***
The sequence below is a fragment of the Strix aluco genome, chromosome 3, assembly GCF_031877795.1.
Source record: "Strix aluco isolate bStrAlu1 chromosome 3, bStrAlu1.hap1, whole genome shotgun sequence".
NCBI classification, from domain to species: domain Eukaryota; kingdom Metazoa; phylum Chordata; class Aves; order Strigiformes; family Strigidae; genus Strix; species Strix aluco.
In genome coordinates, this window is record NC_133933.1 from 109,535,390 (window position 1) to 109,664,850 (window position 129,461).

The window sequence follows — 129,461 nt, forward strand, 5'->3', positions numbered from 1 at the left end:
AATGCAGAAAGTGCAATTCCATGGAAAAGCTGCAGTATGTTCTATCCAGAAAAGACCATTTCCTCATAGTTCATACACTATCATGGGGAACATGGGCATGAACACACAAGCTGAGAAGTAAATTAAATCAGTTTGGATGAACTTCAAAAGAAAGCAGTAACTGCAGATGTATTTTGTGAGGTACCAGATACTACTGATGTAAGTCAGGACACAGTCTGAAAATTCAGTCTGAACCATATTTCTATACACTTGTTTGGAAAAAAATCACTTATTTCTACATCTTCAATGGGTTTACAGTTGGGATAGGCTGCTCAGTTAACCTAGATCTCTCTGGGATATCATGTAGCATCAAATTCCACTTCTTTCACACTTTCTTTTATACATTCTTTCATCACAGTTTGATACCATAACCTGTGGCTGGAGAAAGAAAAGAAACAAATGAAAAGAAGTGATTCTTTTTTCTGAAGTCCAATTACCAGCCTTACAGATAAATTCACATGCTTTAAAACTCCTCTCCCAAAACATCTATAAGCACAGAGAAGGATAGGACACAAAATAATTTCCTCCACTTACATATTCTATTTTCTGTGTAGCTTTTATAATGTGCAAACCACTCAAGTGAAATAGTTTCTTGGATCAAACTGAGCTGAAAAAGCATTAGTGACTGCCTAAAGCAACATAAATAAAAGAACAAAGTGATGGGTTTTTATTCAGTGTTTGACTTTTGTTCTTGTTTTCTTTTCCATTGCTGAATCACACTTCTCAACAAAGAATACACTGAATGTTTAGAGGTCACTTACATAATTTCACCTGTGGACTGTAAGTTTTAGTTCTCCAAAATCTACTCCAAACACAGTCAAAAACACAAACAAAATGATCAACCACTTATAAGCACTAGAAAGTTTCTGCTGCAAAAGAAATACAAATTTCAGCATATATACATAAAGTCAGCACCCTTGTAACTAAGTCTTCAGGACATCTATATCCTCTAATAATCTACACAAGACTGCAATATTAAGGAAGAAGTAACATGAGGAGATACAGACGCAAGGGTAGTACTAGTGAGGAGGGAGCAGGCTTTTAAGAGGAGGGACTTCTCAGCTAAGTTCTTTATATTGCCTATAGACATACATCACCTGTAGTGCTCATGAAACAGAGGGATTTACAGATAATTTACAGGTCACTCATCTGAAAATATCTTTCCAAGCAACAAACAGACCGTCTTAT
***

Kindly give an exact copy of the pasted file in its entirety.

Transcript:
The sequence below is a fragment of the Strix aluco genome, chromosome 3, assembly GCF_031877795.1.
Source record: "Strix aluco isolate bStrAlu1 chromosome 3, bStrAlu1.hap1, whole genome shotgun sequence".
NCBI classification, from domain to species: domain Eukaryota; kingdom Metazoa; phylum Chordata; class Aves; order Strigiformes; family Strigidae; genus Strix; species Strix aluco.
In genome coordinates, this window is record NC_133933.1 from 109,535,390 (window position 1) to 109,664,850 (window position 129,461).

The window sequence follows — 129,461 nt, forward strand, 5'->3', positions numbered from 1 at the left end:
AATGCAGAAAGTGCAATTCCATGGAAAAGCTGCAGTATGTTCTATCCAGAAAAGACCATTTCCTCATAGTTCATACACTATCATGGGGAACATGGGCATGAACACACAAGCTGAGAAGTAAATTAAATCAGTTTGGATGAACTTCAAAAGAAAGCAGTAACTGCAGATGTATTTTGTGAGGTACCAGATACTACTGATGTAAGTCAGGACACAGTCTGAAAATTCAGTCTGAACCATATTTCTATACACTTGTTTGGAAAAAAATCACTTATTTCTACATCTTCAATGGGTTTACAGTTGGGATAGGCTGCTCAGTTAACCTAGATCTCTCTGGGATATCATGTAGCATCAAATTCCACTTCTTTCACACTTTCTTTTATACATTCTTTCATCACAGTTTGATACCATAACCTGTGGCTGGAGAAAGAAAAGAAACAAATGAAAAGAAGTGATTCTTTTTTCTGAAGTCCAATTACCAGCCTTACAGATAAATTCACATGCTTTAAAACTCCTCTCCCAAAACATCTATAAGCACAGAGAAGGATAGGACACAAAATAATTTCCTCCACTTACATATTCTATTTTCTGTGTAGCTTTTATAATGTGCAAACCACTCAAGTGAAATAGTTTCTTGGATCAAACTGAGCTGAAAAAGCATTAGTGACTGCCTAAAGCAACATAAATAAAAGAACAAAGTGATGGGTTTTTATTCAGTGTTTGACTTTTGTTCTTGTTTTCTTTTCCATTGCTGAATCACACTTCTCAACAAAGAATACACTGAATGTTTAGAGGTCACTTACATAATTTCACCTGTGGACTGTAAGTTTTAGTTCTCCAAAATCTACTCCAAACACAGTCAAAAACACAAACAAAATGATCAACCACTTATAAGCACTAGAAAGTTTCTGCTGCAAAAGAAATACAAATTTCAGCATATATACATAAAGTCAGCACCCTTGTAACTAAGTCTTCAGGACATCTATATCCTCTAATAATCTACACAAGACTGCAATATTAAGGAAGAAGTAACATGAGGAGATACAGACGCAAGGGTAGTACTAGTGAGGAGGGAGCAGGCTTTTAAGAGGAGGGACTTCTCAGCTAAGTTCTTTATATTGCCTATAGACATACATCACCTGTAGTGCTCATGAAACAGAGGGATTTACAGATAATTTACAGGTCACTCATCTGAAAATATCTTTCCAAGCAACAAACAGACCGTCTTAT